Love for Orphans


Love for Orphans.With Eid nearing us, many service holders are eagerly waiting for the long-awaited holidays as well as the Eid bonus provided by their respective companies. Eid al-Adha holds great significance for muslims all over the world. According to their individual abilities, they all observe this occasion by performing animal sacrifice.

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Although cattle markets in Dhaka are not yet in full swing, people who are planning to celebrate Eid in their villages, have already sent money to their family members living there. If the odds are in their favour, then people will at length enjoy their holidays and upload photos on Facebook, before returning to this busy city.

But here I am, thinking about the Azimpur Shishu Nibash (Children’s Home), the Kishore Unnayan Kendro in Tongi and the Kishori Unnayan Kendra at Konabari, Gazipur. I can overlook the the last two, but Azimpur Shishu Nibash? Well, this one has gotten stuck in my head. For the abandoned children living there, Eid is just another uneventful day.

Children in Azimpur Shishu Nibash

The fact that there are no specific laws for child adoption in Bangladesh has not stopped people from adopting children amidst numerous complications. According to sociologists, due to various reasons, the number of childless couples is increasing, many of whom are showing their interest in adopting a child.

If a couple wants to take responsibility of an abandoned child, they have to file a petition for guardianship with the court. “I often go to the children’s home. Spending time with them is something I enjoy. If the laws were less complicated, I would raise one of them as my own child.”, says Zayeda Sharmin, an assistant professor at Shahjalal University of Science and Technology. Due to the complexity in the law for adopting a child, she could not take responsibility of that orphan.

Whether it is from a hospital, a government or non-government safe home, the process for child adoption appears to be complicated, which discourages everyone. However, guardianship and adoption are different from each other. As there are no laws for adopting a child in Bangladesh, someone who wants to take responsibility of a homeless child will have to do so by following the Family Court Ordinance, 1985. Nevertheless, this is applicable only in the Hindu Laws.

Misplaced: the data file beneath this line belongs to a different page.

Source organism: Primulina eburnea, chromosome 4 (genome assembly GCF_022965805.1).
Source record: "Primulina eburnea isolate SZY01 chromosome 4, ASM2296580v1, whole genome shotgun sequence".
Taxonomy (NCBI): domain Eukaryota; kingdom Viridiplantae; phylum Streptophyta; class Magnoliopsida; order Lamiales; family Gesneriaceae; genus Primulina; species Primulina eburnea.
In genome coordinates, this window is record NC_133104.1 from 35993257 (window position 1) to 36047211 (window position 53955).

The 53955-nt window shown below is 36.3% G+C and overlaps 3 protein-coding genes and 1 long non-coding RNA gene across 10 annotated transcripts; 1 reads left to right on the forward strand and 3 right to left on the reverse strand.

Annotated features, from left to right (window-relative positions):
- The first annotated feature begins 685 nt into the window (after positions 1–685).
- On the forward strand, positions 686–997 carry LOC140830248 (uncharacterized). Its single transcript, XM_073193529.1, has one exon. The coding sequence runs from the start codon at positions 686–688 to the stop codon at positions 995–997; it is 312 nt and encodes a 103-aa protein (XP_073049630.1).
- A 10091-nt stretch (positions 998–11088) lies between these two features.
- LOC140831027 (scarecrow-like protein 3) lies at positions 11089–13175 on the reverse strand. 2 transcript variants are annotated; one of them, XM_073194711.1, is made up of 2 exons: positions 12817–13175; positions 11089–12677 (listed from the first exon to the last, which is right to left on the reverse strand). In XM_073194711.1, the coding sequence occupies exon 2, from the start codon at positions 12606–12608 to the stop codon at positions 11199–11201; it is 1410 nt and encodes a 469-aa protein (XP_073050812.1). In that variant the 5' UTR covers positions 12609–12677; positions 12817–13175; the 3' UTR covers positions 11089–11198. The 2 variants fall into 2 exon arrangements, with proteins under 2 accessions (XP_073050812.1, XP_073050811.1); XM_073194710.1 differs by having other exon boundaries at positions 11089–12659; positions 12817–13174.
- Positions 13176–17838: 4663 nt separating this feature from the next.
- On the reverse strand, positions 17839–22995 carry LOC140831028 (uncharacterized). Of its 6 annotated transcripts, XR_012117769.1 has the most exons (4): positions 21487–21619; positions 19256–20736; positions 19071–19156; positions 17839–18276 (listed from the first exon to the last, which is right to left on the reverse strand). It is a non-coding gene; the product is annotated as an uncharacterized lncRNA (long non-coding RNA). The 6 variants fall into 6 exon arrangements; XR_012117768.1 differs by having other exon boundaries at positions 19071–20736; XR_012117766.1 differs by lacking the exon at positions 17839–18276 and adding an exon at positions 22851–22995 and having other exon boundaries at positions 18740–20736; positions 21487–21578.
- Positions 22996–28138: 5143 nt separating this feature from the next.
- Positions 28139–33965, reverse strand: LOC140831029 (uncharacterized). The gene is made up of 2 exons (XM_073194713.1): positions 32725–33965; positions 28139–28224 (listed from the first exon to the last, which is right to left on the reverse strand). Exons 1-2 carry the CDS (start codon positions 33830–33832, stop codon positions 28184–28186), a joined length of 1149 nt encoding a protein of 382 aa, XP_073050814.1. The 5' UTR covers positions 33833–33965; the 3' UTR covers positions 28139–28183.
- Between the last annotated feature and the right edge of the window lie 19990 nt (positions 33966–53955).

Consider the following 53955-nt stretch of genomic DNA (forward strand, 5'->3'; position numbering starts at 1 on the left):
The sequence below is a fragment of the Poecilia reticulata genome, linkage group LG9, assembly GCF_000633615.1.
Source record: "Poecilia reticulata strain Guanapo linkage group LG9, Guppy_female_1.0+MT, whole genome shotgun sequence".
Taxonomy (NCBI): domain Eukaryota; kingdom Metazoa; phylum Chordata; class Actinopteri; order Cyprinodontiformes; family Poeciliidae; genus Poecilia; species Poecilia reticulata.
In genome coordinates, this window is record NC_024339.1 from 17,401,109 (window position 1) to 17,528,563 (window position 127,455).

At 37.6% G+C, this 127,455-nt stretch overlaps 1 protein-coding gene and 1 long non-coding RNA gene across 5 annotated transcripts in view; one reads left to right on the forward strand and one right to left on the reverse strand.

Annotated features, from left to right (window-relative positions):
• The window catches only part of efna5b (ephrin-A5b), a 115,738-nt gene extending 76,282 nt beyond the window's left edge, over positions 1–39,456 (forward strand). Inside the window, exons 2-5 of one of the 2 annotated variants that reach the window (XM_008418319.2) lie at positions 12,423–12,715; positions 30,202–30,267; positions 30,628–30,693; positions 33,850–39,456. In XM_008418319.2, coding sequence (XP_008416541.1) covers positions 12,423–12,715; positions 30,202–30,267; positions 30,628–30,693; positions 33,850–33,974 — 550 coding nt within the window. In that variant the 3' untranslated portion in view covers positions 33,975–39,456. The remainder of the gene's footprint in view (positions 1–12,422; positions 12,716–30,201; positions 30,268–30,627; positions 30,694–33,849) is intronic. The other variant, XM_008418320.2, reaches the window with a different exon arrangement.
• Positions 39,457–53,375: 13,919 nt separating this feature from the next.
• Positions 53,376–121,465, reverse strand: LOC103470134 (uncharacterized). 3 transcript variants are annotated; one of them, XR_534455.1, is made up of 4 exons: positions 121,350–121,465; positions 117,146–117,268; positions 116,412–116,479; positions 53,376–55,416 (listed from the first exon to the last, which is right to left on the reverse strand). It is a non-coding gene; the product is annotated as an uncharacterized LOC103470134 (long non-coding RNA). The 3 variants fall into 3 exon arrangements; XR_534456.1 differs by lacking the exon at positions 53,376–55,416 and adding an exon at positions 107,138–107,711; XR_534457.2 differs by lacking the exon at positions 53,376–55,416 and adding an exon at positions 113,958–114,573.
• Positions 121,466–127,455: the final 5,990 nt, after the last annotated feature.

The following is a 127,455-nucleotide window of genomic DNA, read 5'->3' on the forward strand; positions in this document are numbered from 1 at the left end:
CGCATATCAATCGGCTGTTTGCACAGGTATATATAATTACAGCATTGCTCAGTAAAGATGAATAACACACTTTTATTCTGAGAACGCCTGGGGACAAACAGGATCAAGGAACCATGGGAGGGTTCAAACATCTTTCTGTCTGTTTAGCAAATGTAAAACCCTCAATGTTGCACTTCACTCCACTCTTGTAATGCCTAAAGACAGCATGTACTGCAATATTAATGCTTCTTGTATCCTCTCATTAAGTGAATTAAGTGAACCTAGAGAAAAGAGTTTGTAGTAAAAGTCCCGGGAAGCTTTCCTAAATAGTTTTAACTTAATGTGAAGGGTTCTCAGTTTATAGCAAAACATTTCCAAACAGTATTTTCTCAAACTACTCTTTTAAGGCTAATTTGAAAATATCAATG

“It is because of the child’s safety that the process is made lengthy, so that we can determine whether or not the child is going to be in good hands. Otherwise, there would be chances for the orphan’s future to be at risk.”, says Advocate Salma Ali. In olden days, failing to father a child, would take a toll on a man’s social status, whereas, infertility would give women the label ‘ill-omened’. Therefore, in Hindu society, child adoption was introduced. In ancient times, this was done for financial or religious purposes. But is the scenario the same for recent times?

A.I. Mahbub, a professor from the department of Sociology in Dhaka University says, in modern days, the reasons are psychological and emotional. When faced with infertility, most people, after the age of forty, decide to foster a child to overcome loneliness.

Even when a child is adopted after the completion of a lengthy, complicated legal process, he or she will still not be allowed to claim his or her parents’ properties. That is because Bangladesh, being a muslim majority country follows the Islamic rules. Dr. Saiyad Abdullah Al-Maruf said that according to Islam, adopted children do not have any share in inheritance. In fact, they will not even have their guardian’s surname. However, the guardians can donate their properties to the child if they want.” After the death of the guardians, relatives deprive the child of his/her share in the properties and unfortunately enough, there is no law to prevent such deed.”, says professor Shahnaz Huda from the Department of Law, Dhaka University.

In many countries of the world, adopted children have the same rights as biological children, when it comes to inheritance. But in Bangladesh, the law is not the same for all religions. “We believe, it would be better for a child to be raised in a family instead of an orphanage. Therefore, we hope to make the matters easier to deal with.”, said Nasima Begum. She added that once the law is formulated, people will be allowed to bring homeless children under Government supervision to their own families. Moreover, until the age of eighteen,the whole process of them being raised will be observed by the Government. It is believed that afterwards, they will be able to take responsibility for themselves.

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